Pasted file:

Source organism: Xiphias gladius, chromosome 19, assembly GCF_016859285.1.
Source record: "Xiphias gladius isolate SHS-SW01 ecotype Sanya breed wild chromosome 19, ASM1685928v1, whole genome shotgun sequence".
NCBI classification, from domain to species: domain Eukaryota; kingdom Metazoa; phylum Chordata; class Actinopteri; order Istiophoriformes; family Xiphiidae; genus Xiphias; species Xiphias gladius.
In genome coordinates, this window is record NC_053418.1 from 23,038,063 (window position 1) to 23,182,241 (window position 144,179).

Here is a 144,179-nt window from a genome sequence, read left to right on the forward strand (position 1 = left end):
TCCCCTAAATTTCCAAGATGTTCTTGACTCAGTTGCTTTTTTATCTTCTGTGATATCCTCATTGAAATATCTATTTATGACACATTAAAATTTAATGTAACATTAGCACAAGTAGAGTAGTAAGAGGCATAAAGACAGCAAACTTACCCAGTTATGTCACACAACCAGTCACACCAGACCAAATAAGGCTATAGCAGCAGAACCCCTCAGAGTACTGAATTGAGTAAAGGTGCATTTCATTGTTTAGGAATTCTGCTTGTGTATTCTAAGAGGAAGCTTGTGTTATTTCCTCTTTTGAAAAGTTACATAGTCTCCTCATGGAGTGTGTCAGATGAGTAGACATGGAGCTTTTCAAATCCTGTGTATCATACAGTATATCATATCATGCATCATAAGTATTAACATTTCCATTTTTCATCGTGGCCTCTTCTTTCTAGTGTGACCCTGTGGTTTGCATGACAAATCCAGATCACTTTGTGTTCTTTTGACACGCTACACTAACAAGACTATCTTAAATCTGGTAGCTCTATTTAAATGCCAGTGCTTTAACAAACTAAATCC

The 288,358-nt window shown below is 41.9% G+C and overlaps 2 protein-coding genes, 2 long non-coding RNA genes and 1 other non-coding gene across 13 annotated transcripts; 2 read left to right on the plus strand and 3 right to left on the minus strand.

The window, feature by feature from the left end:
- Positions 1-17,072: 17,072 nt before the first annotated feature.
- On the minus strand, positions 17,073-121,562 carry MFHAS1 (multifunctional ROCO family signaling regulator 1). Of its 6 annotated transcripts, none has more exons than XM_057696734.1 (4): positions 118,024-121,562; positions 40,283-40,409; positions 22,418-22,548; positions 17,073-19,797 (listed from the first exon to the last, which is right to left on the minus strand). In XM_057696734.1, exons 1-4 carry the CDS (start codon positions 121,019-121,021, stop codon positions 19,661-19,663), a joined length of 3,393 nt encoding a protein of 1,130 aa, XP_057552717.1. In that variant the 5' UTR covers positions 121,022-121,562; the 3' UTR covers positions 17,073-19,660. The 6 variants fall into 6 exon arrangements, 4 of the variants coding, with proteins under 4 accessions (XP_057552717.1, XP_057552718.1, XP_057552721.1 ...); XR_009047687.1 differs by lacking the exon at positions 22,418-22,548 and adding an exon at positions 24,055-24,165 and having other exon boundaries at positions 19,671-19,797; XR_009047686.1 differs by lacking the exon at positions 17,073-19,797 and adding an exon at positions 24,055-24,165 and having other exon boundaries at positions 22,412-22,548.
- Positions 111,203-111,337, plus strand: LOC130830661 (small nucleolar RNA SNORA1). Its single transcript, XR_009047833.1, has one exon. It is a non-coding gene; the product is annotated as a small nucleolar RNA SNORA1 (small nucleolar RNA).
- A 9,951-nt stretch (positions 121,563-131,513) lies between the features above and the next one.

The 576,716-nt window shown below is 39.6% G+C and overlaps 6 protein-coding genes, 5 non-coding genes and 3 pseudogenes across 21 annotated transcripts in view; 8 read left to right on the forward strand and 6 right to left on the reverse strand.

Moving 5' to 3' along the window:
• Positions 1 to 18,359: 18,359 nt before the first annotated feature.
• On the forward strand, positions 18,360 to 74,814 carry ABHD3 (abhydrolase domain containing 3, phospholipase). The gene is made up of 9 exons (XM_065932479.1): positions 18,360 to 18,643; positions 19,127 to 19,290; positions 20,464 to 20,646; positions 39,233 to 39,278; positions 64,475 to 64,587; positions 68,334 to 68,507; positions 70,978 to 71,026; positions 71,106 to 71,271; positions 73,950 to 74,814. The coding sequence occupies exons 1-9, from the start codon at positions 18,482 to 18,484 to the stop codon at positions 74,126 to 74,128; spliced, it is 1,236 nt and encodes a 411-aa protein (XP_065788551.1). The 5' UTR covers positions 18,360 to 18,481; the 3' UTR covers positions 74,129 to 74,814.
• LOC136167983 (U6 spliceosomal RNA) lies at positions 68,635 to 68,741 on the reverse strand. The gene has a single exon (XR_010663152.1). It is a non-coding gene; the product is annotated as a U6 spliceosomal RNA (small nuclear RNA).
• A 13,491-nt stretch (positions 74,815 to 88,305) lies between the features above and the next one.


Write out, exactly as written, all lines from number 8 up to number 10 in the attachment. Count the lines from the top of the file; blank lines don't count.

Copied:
The window, feature by feature from the left end:
- Positions 1-17,072: 17,072 nt before the first annotated feature.
- On the minus strand, positions 17,073-121,562 carry MFHAS1 (multifunctional ROCO family signaling regulator 1). Of its 6 annotated transcripts, none has more exons than XM_057696734.1 (4): positions 118,024-121,562; positions 40,283-40,409; positions 22,418-22,548; positions 17,073-19,797 (listed from the first exon to the last, which is right to left on the minus strand). In XM_057696734.1, exons 1-4 carry the CDS (start codon positions 121,019-121,021, stop codon positions 19,661-19,663), a joined length of 3,393 nt encoding a protein of 1,130 aa, XP_057552717.1. In that variant the 5' UTR covers positions 121,022-121,562; the 3' UTR covers positions 17,073-19,660. The 6 variants fall into 6 exon arrangements, 4 of the variants coding, with proteins under 4 accessions (XP_057552717.1, XP_057552718.1, XP_057552721.1 ...); XR_009047687.1 differs by lacking the exon at positions 22,418-22,548 and adding an exon at positions 24,055-24,165 and having other exon boundaries at positions 19,671-19,797; XR_009047686.1 differs by lacking the exon at positions 17,073-19,797 and adding an exon at positions 24,055-24,165 and having other exon boundaries at positions 22,412-22,548.